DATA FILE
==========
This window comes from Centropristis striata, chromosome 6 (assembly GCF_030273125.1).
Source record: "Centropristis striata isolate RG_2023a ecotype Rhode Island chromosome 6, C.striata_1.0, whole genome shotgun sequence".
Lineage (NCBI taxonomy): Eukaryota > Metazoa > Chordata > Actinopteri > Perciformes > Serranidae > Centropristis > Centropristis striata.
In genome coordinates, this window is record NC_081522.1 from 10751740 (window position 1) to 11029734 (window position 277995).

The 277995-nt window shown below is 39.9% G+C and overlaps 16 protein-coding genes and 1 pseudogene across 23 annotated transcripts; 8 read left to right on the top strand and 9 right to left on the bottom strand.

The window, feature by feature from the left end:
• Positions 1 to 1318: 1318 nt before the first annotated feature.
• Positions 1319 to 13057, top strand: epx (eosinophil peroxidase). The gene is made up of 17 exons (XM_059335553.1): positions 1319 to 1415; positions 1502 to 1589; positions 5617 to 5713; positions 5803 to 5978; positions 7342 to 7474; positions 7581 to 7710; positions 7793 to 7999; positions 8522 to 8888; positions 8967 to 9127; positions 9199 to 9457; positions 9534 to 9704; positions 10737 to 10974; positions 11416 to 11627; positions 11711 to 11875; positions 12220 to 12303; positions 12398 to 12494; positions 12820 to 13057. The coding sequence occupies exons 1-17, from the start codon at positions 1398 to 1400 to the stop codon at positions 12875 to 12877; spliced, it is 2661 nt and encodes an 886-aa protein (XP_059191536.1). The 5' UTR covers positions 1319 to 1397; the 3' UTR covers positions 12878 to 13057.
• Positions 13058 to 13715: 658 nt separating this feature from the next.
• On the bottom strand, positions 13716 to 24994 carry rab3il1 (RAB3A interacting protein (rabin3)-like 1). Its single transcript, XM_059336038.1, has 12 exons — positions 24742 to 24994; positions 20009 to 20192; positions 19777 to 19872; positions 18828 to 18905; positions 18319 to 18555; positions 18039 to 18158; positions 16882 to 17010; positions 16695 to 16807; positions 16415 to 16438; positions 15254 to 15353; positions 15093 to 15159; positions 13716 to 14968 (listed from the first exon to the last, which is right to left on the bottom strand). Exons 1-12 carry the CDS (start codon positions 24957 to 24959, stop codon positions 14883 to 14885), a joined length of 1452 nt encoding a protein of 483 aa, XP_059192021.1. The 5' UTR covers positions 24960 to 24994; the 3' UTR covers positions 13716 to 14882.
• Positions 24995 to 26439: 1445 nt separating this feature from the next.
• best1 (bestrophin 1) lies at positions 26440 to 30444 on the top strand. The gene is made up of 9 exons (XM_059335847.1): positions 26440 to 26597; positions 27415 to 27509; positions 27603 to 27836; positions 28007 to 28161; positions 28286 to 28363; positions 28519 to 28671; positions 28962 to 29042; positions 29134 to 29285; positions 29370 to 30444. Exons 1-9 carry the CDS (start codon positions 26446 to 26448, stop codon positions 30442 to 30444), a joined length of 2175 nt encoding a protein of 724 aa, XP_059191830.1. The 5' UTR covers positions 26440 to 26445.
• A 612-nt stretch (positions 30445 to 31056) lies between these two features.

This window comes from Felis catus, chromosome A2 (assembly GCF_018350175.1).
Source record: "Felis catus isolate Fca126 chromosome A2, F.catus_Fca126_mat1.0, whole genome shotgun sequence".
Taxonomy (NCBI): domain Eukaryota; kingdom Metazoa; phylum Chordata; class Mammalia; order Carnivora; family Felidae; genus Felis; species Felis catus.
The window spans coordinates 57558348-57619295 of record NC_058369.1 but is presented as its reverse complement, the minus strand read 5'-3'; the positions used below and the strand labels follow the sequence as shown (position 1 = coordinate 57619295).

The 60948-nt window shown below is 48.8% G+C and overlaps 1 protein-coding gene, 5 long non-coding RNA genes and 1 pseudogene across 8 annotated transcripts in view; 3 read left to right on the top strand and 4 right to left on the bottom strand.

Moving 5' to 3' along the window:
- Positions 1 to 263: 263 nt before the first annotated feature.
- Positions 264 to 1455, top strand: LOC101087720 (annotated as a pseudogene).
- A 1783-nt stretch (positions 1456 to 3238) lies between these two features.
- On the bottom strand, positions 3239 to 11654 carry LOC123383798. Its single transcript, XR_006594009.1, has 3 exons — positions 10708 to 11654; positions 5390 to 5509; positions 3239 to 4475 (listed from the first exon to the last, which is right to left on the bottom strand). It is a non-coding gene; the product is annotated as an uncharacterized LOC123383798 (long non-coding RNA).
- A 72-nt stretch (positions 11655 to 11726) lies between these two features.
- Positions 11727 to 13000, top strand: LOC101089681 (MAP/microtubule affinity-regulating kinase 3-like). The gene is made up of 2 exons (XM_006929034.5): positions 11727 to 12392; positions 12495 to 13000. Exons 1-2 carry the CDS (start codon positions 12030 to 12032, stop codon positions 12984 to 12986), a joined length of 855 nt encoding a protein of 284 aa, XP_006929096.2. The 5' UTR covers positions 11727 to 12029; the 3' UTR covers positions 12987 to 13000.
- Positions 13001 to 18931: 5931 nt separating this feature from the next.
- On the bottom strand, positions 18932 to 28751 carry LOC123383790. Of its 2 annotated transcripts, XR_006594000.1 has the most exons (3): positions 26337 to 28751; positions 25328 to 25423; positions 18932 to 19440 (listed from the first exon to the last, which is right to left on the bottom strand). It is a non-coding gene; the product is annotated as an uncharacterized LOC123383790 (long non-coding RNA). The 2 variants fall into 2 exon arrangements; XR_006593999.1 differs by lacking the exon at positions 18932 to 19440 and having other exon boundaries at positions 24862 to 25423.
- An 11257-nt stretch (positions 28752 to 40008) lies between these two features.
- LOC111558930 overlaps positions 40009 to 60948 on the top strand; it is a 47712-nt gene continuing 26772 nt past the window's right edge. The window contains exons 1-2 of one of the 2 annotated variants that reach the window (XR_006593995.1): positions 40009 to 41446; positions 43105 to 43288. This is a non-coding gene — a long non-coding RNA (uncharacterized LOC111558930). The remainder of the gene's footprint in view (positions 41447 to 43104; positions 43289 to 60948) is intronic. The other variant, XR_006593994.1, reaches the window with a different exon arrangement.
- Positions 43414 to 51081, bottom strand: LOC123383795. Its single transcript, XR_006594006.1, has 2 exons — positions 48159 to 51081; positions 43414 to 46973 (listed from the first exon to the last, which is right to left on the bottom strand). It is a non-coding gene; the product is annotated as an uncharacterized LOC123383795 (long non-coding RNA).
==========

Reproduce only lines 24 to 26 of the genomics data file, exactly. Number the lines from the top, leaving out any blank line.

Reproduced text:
- A 72-nt stretch (positions 11655 to 11726) lies between these two features.
- Positions 11727 to 13000, top strand: LOC101089681 (MAP/microtubule affinity-regulating kinase 3-like). The gene is made up of 2 exons (XM_006929034.5): positions 11727 to 12392; positions 12495 to 13000. Exons 1-2 carry the CDS (start codon positions 12030 to 12032, stop codon positions 12984 to 12986), a joined length of 855 nt encoding a protein of 284 aa, XP_006929096.2. The 5' UTR covers positions 11727 to 12029; the 3' UTR covers positions 12987 to 13000.
- Positions 13001 to 18931: 5931 nt separating this feature from the next.